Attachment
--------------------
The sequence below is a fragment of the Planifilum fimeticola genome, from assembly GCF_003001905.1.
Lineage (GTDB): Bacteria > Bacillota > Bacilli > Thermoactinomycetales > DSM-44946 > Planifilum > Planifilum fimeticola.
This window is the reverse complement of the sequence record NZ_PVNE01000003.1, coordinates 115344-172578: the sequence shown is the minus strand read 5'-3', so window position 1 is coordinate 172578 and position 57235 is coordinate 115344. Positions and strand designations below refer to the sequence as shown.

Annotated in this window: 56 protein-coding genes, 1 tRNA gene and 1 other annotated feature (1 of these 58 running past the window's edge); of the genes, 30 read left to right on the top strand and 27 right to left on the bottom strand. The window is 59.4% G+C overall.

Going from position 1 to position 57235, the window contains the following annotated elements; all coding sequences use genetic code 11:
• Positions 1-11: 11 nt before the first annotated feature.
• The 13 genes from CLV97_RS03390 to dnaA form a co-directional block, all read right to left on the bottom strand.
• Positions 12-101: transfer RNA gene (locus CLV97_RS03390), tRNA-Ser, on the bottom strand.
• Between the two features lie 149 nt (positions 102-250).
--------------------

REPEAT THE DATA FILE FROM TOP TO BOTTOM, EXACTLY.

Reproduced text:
The sequence below is a fragment of the Planifilum fimeticola genome, from assembly GCF_003001905.1.
Lineage (GTDB): Bacteria > Bacillota > Bacilli > Thermoactinomycetales > DSM-44946 > Planifilum > Planifilum fimeticola.
This window is the reverse complement of the sequence record NZ_PVNE01000003.1, coordinates 115344-172578: the sequence shown is the minus strand read 5'-3', so window position 1 is coordinate 172578 and position 57235 is coordinate 115344. Positions and strand designations below refer to the sequence as shown.

Annotated in this window: 56 protein-coding genes, 1 tRNA gene and 1 other annotated feature (1 of these 58 running past the window's edge); of the genes, 30 read left to right on the top strand and 27 right to left on the bottom strand. The window is 59.4% G+C overall.

Going from position 1 to position 57235, the window contains the following annotated elements; all coding sequences use genetic code 11:
• Positions 1-11: 11 nt before the first annotated feature.
• The 13 genes from CLV97_RS03390 to dnaA form a co-directional block, all read right to left on the bottom strand.
• Positions 12-101: transfer RNA gene (locus CLV97_RS03390), tRNA-Ser, on the bottom strand.
• Between the two features lie 149 nt (positions 102-250).